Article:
Historic Drop in US Fertility Rates Except Among Churchgoers

Provisional figures just released from the Centers for Disease Control’s National Center for Health Statistics found that the U.S. fertility rate has hit an all-time low of 1.7 with only churchgoing Americans defying the downward trend.

Aleteia is reporting on the latest numbers which found fewer than 3.8 million children born in 2018, bringing the fertility rate to a record-setting 1.7, which is far below the replacement level of 2.1. With causes ranging from increased used of long-term contraceptives to women delaying childbirth until after college, only one demographic appeared to be bucking the trend – churchgoers.

“The causes of lower fertility are incredibly complicated, and there is no obvious or simple mechanism for moving those numbers in the other direction,” said Jonathan V. Last, author of What to Expect When No One’s Expecting.

However, the most consistent pattern of higher fertility rates were found among churchgoers. People who attended church weekly tended to have more children.

“I think a big part of this is looking at your life as part of a linear continuum, understanding your place between what has come before and what will come after helps condition you to understanding the greater good of starting a family and having children,” Last explained to CNA.

“If your worldview is primarily formed around personal fulfillment and self-actualization, where is the incentive to have a family? You might have one child for the experience, but not two or three or four.”

The report also found that for the first time ever, women in their early thirties are having more children than women in their 20’s. This is due to the fact that more people are attending college and are less likely to start families while they’re in school. As a result, the average age of a first-time mother increased by more than five years. In 1968, it was 21.4 years. In 2018, that number jumped to 26.8.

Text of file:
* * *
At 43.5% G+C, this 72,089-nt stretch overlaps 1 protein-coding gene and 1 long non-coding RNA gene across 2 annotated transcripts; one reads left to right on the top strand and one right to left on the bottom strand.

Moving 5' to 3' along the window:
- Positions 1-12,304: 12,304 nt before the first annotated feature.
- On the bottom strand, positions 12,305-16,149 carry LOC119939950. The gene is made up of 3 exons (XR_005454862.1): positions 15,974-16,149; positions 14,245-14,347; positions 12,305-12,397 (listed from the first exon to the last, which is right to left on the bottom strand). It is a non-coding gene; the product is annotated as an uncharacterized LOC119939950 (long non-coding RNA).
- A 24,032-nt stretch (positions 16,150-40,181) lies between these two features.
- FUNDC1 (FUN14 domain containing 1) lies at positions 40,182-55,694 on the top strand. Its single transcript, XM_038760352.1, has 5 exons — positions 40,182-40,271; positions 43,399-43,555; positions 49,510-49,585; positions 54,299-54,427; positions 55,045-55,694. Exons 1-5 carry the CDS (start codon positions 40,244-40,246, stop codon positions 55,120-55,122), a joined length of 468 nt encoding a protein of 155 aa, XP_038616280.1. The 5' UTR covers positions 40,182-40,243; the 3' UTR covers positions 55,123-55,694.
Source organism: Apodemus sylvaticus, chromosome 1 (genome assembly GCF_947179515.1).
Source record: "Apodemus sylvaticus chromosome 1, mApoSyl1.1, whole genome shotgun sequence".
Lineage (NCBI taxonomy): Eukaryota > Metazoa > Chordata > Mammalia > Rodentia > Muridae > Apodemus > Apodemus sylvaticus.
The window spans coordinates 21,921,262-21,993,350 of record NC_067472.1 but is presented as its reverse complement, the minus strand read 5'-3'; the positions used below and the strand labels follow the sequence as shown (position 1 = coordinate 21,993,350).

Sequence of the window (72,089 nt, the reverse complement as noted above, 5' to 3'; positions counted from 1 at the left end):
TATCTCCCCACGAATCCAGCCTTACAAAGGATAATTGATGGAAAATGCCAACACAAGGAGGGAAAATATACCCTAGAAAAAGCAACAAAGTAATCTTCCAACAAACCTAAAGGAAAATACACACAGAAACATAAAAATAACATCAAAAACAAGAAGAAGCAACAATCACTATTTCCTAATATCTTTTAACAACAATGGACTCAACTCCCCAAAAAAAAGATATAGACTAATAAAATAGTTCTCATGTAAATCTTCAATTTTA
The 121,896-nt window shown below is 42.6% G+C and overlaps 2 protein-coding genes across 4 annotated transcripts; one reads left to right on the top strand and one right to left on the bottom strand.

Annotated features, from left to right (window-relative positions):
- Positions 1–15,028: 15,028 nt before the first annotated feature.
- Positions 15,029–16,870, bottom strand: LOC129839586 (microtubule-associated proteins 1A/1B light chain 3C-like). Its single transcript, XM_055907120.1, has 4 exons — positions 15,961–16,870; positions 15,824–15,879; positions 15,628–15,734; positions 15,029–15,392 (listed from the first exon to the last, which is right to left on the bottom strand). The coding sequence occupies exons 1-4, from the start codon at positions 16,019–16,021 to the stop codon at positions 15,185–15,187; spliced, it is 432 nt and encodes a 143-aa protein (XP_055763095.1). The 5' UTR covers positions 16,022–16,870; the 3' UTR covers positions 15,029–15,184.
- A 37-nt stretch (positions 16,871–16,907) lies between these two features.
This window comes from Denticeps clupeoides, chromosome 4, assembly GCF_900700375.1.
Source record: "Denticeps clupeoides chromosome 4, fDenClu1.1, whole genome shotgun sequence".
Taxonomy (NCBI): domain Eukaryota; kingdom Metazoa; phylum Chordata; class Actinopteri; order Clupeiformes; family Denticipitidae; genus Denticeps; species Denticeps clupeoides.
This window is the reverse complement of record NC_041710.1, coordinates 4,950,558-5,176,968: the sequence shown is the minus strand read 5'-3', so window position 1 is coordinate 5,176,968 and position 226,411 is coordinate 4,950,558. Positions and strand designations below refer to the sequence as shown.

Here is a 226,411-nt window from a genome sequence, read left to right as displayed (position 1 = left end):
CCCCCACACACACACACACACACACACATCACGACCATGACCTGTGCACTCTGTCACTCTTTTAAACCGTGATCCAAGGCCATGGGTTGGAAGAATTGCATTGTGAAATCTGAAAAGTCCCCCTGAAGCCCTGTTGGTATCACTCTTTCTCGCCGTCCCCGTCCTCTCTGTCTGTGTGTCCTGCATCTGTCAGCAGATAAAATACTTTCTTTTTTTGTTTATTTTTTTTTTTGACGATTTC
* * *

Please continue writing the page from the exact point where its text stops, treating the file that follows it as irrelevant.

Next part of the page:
Changes in the use of contraception are also believe to be a factor. Dr. Catherine Pakaluk, Assistant Professor of Social Research and Economic Thought at the Catholic University of America, told CNA that more women are opting to use long-term contraceptives such as IUDs rather than the pill.

“These long-acting contraceptives tend to be much more immune to behavioral screw-ups. Even with the pill people are prone to contracepting badly and have a higher error rate leading to accidental but not necessarily unwelcome births, and these are disappearing,” she said.

“It’s not a negligible percent, I don’t think it is the whole story but I do think it could be enough to be dragging us down to the historic lows we are seeing.”

Another reason is that as more children grow up in smaller families, they have less exposure to babies.

“If you live in a society in which the typical family has three or four children, the older children will be experiencing a young child into their teenage years. But if you move to an average of 1.5-2, no teenagers on average will live with babies – think what that means for their own likely fertility choices,” she added.

While many see lower birth rates as an answer to environmental concerns, the economic impact of such low birth rates on social programs such as Social Security, Medicare, and Medicaid, will be devastating.

“ . . . [Y]ou just cannot sustain them in the long run with a total fertility rate of 1.7,” Pakaluk said.

Both Pakaluk and Last agree that the drop in fertility rates also reveals a widespread dissatisfaction at the personal level.

“What we do know, which is not often raised in media coverage, is that over the last several decades every survey in a Western country that asks women to describe their ideal family size – every single one everywhere – gives you a number about one child more than women end up having,” Pakaluk said.

This suggests that as our national fertility rates decline, so does our satisfaction with what has become an individualistic, consumerist lifestyle. We can only hope that all of those churchgoing Americans who are finding their satisfaction in living according to the laws of God and nature will encourage their disenchanted neighbors to do the same – for the good of all.

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